No matter where you are in the divorce, you will always have a ‘relationship’ with the other. This relationship is co-parenting your children. If you are not in a situation where children are involved then your interaction with the other is completely optional. You will need to ask yourself why you are still sharing any type of space with your ex. Again, if you are moving in the same network of friends, you may need the support of a counselor or coach to help you come to terms with your ex moving forward.

Emotional Hurt Unresolved

If one of the reasons the marriage is dissolving is due to trust issue, then the emotional trauma can run very deep. This can then trigger other unresolved issues for you. Before you can have a friendship with your ex, it is imperative you move through the emotional hurt. Establish a healthy perspective of self-respect and self-worth. Again, you may need the support of a counselor or coach. Do not be afraid to ask for the support you need, when you need it. It is a sign of strength when bringing in the right support.

Emotionally Dependent on the Other

This challenge may be a difficult one to recognize and/or even to admit. You can begin by asking yourself what ‘need’ is the emotional exchange (positive or negative exchange) with your ex serving? Is it a supportive need to your personal growth and overall wellbeing? If not, then you need to begin to work on and create new boundaries for yourself. Remember boundaries are not about keeping people or emotions out. But about respecting yourself and being conscious about what you are willing to accept into your life. Healthy boundaries support healthy relationships and better balanced life and wellbeing.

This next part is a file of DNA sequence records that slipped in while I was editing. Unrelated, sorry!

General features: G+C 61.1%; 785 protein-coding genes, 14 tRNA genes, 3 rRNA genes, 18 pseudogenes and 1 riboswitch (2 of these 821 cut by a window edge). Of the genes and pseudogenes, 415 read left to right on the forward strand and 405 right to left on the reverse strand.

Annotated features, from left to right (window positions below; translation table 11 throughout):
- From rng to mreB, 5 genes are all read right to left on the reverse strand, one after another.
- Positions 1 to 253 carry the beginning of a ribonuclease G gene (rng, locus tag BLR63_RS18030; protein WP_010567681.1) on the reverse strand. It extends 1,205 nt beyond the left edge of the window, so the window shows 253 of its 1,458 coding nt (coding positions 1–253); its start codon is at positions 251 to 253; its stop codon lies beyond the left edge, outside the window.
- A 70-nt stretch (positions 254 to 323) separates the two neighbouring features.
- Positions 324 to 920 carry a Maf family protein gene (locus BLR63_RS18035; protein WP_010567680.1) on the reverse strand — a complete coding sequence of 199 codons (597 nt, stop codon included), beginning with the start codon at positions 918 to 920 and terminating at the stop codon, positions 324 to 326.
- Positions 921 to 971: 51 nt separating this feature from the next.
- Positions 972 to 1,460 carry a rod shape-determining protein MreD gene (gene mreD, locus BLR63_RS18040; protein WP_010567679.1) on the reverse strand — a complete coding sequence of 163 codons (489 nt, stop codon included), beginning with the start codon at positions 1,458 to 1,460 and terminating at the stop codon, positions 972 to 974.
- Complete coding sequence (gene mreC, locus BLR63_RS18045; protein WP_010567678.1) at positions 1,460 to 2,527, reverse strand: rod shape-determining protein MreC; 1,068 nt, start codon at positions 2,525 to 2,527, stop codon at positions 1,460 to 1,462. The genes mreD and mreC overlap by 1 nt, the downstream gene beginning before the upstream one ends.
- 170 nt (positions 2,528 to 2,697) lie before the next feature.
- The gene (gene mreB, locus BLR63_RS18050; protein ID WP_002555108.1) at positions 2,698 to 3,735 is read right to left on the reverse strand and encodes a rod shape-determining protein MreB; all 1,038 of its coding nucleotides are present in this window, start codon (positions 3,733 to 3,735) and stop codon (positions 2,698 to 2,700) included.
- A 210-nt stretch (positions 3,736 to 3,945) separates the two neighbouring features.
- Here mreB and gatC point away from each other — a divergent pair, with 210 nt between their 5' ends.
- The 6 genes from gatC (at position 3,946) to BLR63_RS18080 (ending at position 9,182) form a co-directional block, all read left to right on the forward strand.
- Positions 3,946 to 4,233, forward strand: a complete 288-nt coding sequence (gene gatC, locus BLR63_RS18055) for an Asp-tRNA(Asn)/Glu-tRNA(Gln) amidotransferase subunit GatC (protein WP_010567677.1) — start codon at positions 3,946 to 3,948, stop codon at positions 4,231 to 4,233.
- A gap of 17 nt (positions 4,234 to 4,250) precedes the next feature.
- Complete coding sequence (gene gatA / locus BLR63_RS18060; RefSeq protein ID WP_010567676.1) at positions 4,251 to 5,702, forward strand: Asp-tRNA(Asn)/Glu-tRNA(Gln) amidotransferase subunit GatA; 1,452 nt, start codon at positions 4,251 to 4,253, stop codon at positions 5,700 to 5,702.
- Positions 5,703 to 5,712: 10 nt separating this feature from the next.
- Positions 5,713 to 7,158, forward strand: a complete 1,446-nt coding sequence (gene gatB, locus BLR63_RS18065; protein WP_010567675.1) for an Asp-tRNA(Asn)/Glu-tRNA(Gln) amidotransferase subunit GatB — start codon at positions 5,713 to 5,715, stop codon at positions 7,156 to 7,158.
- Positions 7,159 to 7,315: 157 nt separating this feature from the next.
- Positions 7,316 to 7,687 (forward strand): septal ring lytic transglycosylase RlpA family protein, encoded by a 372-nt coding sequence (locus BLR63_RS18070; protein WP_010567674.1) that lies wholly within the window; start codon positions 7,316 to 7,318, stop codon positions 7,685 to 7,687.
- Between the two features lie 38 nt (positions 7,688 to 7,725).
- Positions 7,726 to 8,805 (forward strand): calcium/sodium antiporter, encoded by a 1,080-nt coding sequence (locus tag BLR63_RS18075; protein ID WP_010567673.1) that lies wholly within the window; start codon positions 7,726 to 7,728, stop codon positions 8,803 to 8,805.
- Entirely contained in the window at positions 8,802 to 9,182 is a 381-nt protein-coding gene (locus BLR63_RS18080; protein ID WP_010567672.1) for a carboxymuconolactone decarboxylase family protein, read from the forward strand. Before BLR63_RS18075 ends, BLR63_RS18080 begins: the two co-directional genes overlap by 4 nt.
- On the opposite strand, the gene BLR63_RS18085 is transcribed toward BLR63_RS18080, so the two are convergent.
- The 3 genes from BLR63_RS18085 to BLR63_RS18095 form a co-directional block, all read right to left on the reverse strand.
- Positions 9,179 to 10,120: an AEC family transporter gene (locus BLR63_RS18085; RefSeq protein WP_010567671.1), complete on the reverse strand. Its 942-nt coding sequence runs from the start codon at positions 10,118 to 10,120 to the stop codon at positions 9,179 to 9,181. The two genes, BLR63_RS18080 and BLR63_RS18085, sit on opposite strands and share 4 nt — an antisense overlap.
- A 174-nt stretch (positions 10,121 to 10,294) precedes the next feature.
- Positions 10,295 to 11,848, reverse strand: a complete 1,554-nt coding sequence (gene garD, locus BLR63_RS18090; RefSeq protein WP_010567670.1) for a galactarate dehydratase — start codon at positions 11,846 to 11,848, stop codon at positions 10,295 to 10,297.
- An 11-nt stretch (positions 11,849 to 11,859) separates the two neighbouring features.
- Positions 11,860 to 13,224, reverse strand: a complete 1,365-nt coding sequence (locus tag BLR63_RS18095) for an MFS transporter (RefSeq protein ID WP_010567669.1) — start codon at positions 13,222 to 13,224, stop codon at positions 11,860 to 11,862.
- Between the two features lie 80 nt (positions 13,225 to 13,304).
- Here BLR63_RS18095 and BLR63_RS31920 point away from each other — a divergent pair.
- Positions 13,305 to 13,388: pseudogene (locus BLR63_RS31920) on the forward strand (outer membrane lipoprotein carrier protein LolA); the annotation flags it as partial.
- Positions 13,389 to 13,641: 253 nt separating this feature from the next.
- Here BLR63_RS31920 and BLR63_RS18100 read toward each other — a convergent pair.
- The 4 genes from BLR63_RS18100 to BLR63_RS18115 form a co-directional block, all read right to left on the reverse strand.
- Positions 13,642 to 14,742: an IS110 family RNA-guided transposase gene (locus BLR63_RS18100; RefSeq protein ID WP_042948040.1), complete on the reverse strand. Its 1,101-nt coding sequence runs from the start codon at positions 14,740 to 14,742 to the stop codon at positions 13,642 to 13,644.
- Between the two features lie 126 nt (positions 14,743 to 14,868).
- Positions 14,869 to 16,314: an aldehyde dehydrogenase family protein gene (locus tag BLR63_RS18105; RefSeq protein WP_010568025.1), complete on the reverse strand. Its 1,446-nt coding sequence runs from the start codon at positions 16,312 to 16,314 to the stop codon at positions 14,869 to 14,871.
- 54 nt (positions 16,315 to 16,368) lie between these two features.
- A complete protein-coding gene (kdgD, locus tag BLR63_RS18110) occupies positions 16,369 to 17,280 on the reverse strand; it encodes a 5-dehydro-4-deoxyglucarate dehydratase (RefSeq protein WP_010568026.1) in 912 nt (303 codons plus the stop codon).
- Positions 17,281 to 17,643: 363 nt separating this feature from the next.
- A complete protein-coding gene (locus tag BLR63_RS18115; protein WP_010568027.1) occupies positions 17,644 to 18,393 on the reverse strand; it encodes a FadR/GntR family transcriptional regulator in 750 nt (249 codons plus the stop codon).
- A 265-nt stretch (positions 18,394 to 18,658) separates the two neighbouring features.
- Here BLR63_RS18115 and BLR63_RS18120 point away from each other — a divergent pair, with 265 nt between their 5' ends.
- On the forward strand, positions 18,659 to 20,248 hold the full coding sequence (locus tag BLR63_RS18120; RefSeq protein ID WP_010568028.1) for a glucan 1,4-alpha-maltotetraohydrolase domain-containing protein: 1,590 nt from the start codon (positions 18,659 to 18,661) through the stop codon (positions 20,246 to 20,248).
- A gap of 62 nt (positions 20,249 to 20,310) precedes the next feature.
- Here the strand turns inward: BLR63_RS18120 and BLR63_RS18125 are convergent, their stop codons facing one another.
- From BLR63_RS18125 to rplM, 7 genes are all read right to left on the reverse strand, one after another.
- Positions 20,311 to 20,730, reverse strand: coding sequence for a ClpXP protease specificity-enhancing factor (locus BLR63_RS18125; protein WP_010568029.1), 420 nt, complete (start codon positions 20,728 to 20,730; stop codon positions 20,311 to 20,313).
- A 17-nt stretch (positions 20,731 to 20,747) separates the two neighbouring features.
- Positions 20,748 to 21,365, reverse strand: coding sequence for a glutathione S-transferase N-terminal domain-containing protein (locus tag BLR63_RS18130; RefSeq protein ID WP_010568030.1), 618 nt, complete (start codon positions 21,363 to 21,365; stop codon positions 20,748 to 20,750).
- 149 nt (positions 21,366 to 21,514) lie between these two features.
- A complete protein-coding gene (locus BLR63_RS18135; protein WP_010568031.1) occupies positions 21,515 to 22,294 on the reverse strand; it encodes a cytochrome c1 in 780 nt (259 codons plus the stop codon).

When Divorced Parents Need to Reflect

A few of the other areas we can identify for you to reflect on might be:

  • Discussing your current relationship with your ex
  • Did you have a physically abusive relationship with your ex?
  • Are you hiding the fact that you are still friends with your ex from your current partner?

Now you’ve read thru this brief listing of different elements to work through. Are you ready to resolve any obstacles standing in the way of being able to be friends with your ex? Which of these situations did you identify with? If none, then you may be fortunate enough to be able to remain friends with your ex. Remaining friends without getting too emotionally involved (with them), and having a healthy relationship that is.

It would be great for your children if you and your ex have a working, cordial or amicable relationship. However, remaining friends with your ex only for the sake of your children is not the right decision. In fact, the idea may in backfire. Backfire on you and your children. Even if you are in a healthy marriage, I would challenge you to review this list from the perspective of past interactions with your spouse. Moving through this exercise will allow you to build on your current healthy partnership. Empower you both to live in your own truth, honor the other and be celebrating many more anniversaries.

Need support helping navigate the co-parenting and your running your business? Contact me today and let me support you. Join the conversation on Facebook, Twitter, and Instagram too!